Why containers are important…and why you should care

Published on the 31/10/2017 | Written by Robert Merlicek

Importance of software containers_TIBCO

TIBCO’s Robert Merlicek makes the case for containerisation…

As organisations strive to make technology infrastructure more flexible, adaptable, and scalable, increasing attention is being given to the software containerisation deployment technique.

One way to understand the benefits of software containers is to consider the value added by their namesakes in the shipping industry. Invented in the 1950s, shipping containers revolutionised transportation by introducing a system of standards that allowed goods to be efficiently handled and shifted between locations.

Before shipping containers, moving goods was painful. Cargo of different shapes and sizes meant ports and warehouses had no way of efficiently dealing with them. Standardisation had a dramatic and positive impact for all involved.

The concept holds true for software containers. They are an operating system-level virtualisation method that standardises the way application code is deployed and run, abstracting applications from the environment in which they run. This makes it much easier to manage and move software applications as required.

An evolution of virtualisation
When virtualisation first appeared, it introduced the concept of virtual machines (VMs). These were designed to abstract applications away from the hardware and operating system they were running on, allowing them to be readily spun up and down or moved to a different location.

Containers further streamline this approach as they are designed for deploying and running applications without the need to launch an entire VM each time. Instead, each container shares the resources of a host operating system with other containers.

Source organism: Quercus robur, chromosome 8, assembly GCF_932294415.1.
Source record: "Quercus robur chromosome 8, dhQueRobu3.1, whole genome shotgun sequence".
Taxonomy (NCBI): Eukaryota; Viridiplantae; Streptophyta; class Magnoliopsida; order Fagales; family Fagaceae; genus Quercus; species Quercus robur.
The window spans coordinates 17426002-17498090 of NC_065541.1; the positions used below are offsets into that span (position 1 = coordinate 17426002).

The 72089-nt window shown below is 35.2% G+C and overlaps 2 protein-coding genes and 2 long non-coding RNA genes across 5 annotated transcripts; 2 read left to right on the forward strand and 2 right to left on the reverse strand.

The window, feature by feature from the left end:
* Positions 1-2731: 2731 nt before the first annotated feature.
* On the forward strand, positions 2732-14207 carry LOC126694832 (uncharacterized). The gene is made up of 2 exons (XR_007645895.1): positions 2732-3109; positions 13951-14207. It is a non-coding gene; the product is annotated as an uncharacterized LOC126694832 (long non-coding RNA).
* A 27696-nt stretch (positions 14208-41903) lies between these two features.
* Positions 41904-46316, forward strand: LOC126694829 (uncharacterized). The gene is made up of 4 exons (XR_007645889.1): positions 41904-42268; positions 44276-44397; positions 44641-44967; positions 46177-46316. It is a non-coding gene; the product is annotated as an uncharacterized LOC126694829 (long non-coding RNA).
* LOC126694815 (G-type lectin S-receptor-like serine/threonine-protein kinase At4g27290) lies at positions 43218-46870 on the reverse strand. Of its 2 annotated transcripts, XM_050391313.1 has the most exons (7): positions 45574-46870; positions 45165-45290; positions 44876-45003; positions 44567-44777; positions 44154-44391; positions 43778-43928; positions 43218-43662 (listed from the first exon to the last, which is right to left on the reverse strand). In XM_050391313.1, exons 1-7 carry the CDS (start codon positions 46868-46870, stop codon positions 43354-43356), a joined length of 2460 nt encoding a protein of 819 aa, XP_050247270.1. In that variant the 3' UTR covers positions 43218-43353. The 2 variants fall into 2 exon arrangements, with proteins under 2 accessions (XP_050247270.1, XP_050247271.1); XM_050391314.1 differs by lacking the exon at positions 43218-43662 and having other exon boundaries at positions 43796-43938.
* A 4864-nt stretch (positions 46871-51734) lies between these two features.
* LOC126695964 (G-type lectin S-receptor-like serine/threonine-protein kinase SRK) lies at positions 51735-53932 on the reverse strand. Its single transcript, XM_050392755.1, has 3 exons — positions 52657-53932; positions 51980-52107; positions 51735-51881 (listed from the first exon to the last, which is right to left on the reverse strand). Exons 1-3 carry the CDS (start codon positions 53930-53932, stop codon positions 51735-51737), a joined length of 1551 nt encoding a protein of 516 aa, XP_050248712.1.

Containers are also ‘lighter’ with greater portability when compared with a VM, which uses isolated resources and requires a full operating system. Only application code and its dependencies are packed into a container, so it can run anywhere. Also, because they are small, it’s possible to run a lot of containers on a single computer.

According to Gartner, currently only around 22 percent of computing workloads use containers in at least one stage of the application lifecycle. However, this is forecast to grow to more than 50 percent by 2018. Gartner says 31 percent of organisations are evaluating switching to containers and, of that group, 64 percent are hoping to implement them within the next 12 months.

The benefits of containers
Containers offer faster application deployment times, lower development overheads, massive and smooth scaling, easier migration, and faster restarts.

Containers also enable development of microservices. Typically, microservices are developed, deployed and scaled independently and so containers provide the best environment in which they can be run. If a microservice needs to be updated, it’s simply a matter of creating a new container to replace the old one. This approach allows for faster and error-free software development.

While there are some concerns that there is a lack of isolation between containers and the underlying operating system, Gartner asserts that applications deployed in containers are more secure than applications deployed on the bare OS. Even if a container is cracked, any damage is limited because applications and users are isolated on a per-container basis. For this reason, an attacker cannot then compromise other containers or the host OS itself.

A bright future
Containers are currently being implemented by newer companies faster than older, and larger companies still focusing solely on localised on-premise architectures. However, some of the biggest companies around the world are starting to recognise their benefits are moving towards implementing containerised environments within their IT infrastructures.

By using containers, an organisation gets to enjoy the flexibility to move between cloud environments without rewriting applications and with little configuration changes. This is a boost both for business efficiency and the financial bottom line.

writer_Robert Merlicek2ABOUT ROBERT MERLICEK//

Robert Merlicek is Chief Technology Officer – Asia Pacific and Japan, TIBCO

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